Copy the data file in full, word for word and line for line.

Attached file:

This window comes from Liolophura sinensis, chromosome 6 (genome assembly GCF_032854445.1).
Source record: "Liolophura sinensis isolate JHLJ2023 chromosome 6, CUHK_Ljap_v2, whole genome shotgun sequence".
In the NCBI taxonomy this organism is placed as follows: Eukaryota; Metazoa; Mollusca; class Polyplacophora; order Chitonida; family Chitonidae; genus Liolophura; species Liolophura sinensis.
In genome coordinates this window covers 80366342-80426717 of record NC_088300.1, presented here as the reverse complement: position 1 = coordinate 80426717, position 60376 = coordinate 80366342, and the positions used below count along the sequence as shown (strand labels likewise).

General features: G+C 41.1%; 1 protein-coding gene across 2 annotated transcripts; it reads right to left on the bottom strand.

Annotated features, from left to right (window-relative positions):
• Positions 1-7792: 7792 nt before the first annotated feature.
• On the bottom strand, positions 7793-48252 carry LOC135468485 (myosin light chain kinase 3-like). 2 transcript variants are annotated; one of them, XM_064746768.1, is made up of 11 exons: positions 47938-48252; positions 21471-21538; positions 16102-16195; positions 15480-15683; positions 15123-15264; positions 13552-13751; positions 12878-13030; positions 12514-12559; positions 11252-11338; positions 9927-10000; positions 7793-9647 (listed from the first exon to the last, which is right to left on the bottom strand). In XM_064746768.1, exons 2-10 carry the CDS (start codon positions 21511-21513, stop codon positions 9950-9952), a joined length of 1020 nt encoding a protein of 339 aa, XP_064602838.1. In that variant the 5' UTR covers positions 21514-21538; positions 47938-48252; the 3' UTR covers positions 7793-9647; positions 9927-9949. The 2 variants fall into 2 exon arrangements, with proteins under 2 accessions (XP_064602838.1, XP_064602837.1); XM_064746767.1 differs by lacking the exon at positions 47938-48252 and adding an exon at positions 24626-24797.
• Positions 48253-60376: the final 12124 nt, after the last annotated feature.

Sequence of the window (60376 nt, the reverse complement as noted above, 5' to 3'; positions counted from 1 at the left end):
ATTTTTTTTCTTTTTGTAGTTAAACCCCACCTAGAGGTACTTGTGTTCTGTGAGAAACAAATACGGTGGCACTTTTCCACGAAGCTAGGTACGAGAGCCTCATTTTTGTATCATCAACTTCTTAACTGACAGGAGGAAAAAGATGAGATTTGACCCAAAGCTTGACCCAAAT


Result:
This window comes from Liolophura sinensis, chromosome 6 (genome assembly GCF_032854445.1).
Source record: "Liolophura sinensis isolate JHLJ2023 chromosome 6, CUHK_Ljap_v2, whole genome shotgun sequence".
In the NCBI taxonomy this organism is placed as follows: Eukaryota; Metazoa; Mollusca; class Polyplacophora; order Chitonida; family Chitonidae; genus Liolophura; species Liolophura sinensis.
In genome coordinates this window covers 80366342-80426717 of record NC_088300.1, presented here as the reverse complement: position 1 = coordinate 80426717, position 60376 = coordinate 80366342, and the positions used below count along the sequence as shown (strand labels likewise).

General features: G+C 41.1%; 1 protein-coding gene across 2 annotated transcripts; it reads right to left on the bottom strand.

Annotated features, from left to right (window-relative positions):
• Positions 1-7792: 7792 nt before the first annotated feature.
• On the bottom strand, positions 7793-48252 carry LOC135468485 (myosin light chain kinase 3-like). 2 transcript variants are annotated; one of them, XM_064746768.1, is made up of 11 exons: positions 47938-48252; positions 21471-21538; positions 16102-16195; positions 15480-15683; positions 15123-15264; positions 13552-13751; positions 12878-13030; positions 12514-12559; positions 11252-11338; positions 9927-10000; positions 7793-9647 (listed from the first exon to the last, which is right to left on the bottom strand). In XM_064746768.1, exons 2-10 carry the CDS (start codon positions 21511-21513, stop codon positions 9950-9952), a joined length of 1020 nt encoding a protein of 339 aa, XP_064602838.1. In that variant the 5' UTR covers positions 21514-21538; positions 47938-48252; the 3' UTR covers positions 7793-9647; positions 9927-9949. The 2 variants fall into 2 exon arrangements, with proteins under 2 accessions (XP_064602838.1, XP_064602837.1); XM_064746767.1 differs by lacking the exon at positions 47938-48252 and adding an exon at positions 24626-24797.
• Positions 48253-60376: the final 12124 nt, after the last annotated feature.

Sequence of the window (60376 nt, the reverse complement as noted above, 5' to 3'; positions counted from 1 at the left end):
ATTTTTTTTCTTTTTGTAGTTAAACCCCACCTAGAGGTACTTGTGTTCTGTGAGAAACAAATACGGTGGCACTTTTCCACGAAGCTAGGTACGAGAGCCTCATTTTTGTATCATCAACTTCTTAACTGACAGGAGGAAAAAGATGAGATTTGACCCAAAGCTTGACCCAAAT